• 5th and 8th graders must pass the English and math portions to be promoted to the next grade.
  • For high school students, each EOC score counts as 20% of their final grade in that course.

The GMAS tests are also used to determine the state’s rating system for its public schools because they are part of the formula that produces the College and Career Ready Performance Index.

When is the GMAS taken?

Grades 3-8 take the EOGs annually in the spring, typically in April. 

Middle and high school students who are enrolled in a course that has an EOC will take the EOC when the course is completed, regardless of the grade level. 

Retest for the GMAS

Should students need it, a retest is available during the summer. Check with your school for the exact schedule.

Generally speaking, the following students can take a retest:

  • Students in grades 3, 5, and 8 who score Below Grade Level on the reading section of the ELA EOG test.
  • Students in grades 5 and 8 who score at the Beginning level on the Math EOG test (see more about scoring levels later in this article).
  • Students who earn a grade conversion score below 70 on a high school EOC test may retest during the next mid-month testing window, or during the summer if the first test was taken in the spring. 

How is GMAS taken?

The GMAS is taken online unless students cannot interact with a computer due to their disability and their Individualized Education Plan requires a different accommodation. The state’s education department mandated online tests for all of its standardized tests from the 2018-19 school year. 

Grading of the GMAS

Achievement Level

The achievement levels describe how well students have learned the knowledge and skills in the subject as per Georgia’s content standards, and give an indication of how ready a student is to move on to the next grade level. They also indicate how much academic support is needed to prepare the student for the next grade level or course and to be on track for college and career readiness. 

Georgia Milestones reports student achievement in four levels:

  • Beginning Learners: Proficiency in the course is not demonstrated. Substantial academic support needed.
  • Developing Learners: Partial proficiency in the course is demonstrated. Additional academic support needed. 
  • Proficient Learners: Proficiency in the course is demonstrated. The students are prepared for the next grade level or course and are on track for college and career readiness.
  • Distinguished Learners: Advanced proficiency in the course is demonstrated. The students are well prepared for the next grade level or course and are prepared for college and career readiness.

Lexile measures

A Lexile measure is an indication of reading level. It is a standard score that matches a student’s reading ability with difficulty of text material.

It can be interpreted as the level of book that a student can read with 75% comprehension. Experts have identified a 75% comprehension level as offering the reader a certain amount of comfort and yet still offering a challenge.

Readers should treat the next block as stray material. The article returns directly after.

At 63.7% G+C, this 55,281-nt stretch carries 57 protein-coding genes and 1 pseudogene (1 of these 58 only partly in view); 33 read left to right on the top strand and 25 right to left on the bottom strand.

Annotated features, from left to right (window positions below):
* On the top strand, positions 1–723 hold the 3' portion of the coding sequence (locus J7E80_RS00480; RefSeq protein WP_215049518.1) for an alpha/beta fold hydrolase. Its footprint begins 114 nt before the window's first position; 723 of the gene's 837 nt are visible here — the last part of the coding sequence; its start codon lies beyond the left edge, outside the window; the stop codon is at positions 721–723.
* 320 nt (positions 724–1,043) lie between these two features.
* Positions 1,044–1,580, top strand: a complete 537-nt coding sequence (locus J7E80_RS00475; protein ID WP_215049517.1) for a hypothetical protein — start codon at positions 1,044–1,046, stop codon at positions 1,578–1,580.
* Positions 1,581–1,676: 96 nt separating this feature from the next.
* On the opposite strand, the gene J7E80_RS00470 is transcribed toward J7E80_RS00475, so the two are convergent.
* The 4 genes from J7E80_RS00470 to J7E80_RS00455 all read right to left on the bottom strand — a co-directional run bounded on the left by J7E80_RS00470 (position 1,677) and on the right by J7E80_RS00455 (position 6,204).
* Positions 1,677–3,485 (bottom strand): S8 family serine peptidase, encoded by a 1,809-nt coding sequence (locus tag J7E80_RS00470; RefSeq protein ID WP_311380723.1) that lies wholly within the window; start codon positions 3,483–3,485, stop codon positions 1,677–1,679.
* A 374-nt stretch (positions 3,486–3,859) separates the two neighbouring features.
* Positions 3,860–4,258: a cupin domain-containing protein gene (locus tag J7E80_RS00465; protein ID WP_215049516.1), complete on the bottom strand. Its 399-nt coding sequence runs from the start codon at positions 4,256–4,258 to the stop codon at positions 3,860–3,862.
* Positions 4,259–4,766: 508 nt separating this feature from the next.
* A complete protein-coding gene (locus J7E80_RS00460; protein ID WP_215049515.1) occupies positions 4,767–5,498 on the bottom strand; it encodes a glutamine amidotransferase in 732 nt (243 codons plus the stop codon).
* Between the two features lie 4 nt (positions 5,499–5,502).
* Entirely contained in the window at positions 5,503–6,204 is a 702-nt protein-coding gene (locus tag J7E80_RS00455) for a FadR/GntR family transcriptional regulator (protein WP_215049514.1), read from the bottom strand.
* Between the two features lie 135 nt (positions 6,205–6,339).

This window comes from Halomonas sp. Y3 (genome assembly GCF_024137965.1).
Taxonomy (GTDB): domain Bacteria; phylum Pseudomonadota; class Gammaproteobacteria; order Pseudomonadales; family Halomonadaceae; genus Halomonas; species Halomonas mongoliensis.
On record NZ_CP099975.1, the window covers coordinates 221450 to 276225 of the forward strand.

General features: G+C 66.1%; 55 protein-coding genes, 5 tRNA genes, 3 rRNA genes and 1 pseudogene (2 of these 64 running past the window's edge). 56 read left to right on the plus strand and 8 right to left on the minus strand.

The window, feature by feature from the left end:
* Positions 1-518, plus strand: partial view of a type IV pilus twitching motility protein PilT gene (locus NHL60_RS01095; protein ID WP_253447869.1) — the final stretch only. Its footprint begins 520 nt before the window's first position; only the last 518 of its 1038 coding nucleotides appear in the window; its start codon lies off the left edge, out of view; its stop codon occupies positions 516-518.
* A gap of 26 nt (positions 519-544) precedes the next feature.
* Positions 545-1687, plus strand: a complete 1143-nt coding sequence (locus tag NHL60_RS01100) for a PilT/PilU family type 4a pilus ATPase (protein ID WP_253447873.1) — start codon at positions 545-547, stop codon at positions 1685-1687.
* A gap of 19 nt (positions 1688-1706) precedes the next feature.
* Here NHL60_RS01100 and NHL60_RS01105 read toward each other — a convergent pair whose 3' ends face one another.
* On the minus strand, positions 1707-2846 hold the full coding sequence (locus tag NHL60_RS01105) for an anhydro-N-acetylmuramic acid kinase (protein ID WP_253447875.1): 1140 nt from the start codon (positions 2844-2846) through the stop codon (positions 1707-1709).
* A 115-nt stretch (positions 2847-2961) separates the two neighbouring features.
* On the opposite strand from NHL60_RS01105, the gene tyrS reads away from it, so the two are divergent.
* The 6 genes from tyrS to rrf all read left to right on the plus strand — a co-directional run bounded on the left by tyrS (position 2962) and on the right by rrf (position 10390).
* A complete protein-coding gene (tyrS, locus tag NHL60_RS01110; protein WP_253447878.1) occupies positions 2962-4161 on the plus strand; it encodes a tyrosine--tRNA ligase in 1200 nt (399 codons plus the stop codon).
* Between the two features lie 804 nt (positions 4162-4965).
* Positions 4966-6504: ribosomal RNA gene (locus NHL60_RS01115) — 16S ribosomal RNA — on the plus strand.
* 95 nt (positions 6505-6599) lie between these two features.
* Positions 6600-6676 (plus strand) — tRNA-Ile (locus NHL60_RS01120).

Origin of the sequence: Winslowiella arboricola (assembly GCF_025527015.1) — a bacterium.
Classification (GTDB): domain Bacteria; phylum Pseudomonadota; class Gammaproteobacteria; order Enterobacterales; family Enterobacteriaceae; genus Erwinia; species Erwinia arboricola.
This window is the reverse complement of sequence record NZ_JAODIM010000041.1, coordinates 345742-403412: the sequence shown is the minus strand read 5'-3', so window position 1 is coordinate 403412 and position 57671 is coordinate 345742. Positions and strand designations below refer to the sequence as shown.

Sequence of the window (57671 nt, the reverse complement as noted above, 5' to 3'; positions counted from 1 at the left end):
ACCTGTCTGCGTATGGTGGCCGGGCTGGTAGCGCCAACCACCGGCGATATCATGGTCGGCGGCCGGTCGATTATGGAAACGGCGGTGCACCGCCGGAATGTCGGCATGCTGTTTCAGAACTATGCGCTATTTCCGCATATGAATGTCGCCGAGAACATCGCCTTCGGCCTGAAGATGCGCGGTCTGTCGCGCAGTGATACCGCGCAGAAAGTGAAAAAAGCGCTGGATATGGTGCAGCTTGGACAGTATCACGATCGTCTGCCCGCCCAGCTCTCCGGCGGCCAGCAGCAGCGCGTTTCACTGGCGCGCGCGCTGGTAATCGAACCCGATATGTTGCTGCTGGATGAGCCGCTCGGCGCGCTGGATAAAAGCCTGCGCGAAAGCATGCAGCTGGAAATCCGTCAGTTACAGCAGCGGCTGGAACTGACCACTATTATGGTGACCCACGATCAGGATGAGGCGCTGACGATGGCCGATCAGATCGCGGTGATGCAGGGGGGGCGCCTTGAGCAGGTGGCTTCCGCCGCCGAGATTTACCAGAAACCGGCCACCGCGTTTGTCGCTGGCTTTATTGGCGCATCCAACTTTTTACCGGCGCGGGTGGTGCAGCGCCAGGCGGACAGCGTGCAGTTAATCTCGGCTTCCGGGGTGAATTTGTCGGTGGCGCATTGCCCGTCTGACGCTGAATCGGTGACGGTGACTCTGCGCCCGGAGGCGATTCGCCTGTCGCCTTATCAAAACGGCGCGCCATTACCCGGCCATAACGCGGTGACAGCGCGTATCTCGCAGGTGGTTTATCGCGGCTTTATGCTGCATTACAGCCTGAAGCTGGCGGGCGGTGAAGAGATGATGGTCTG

The Lexile scale ranges between 200L and 1700L. However, some students may score a Lexile reading of below 200L for some reading material and may have a code of BR* for “beginning reader”.

Many books have a Lexile measure to identify material that is at an appropriate reading level for a student or to identify material that would provide a challenge to improve their reading skills.

National Percentile

The EOG assessments include a small number of questions in each content area that are used in assessments nationally. These items give a general snapshot of how a student’s answers compare with students nationally. The percentile number indicates that your child performed as well as or better than that percent of the national sample.

Here is a sample of an Individual Student Report for the GMAS, and a parent’s guide to the Individual Student Report.

The Georgia Alternate Assessment (GAA)

The Georgia Alternate Assessment (GAA) is a key component of the Georgia Milestones Assessment System. It is for students with significant cognitive disabilities, and is an alternate assessment based on alternate achievement standards, as determined by the students’ IEP team.

Under the No Child Left Behind Act of 2001 (NCLB) and the Individuals with Disabilities Education Act (IDEA), states must ensure that all students, including students with significant cognitive disabilities, be taught a curriculum that represents sufficiently challenging academic standards. 

What’s in store for the 2020-21 school year

As things stand, the GMAS is most likely going to be conducted for the 2020-21 school year. Although the state of Georgia had moved for the suspension of the 2020-21 GMAS and CCRPI school and district rating, the official word from the U.S. Department of Education is that there is no plan to grant federal testing waivers for the 2020-21 school year.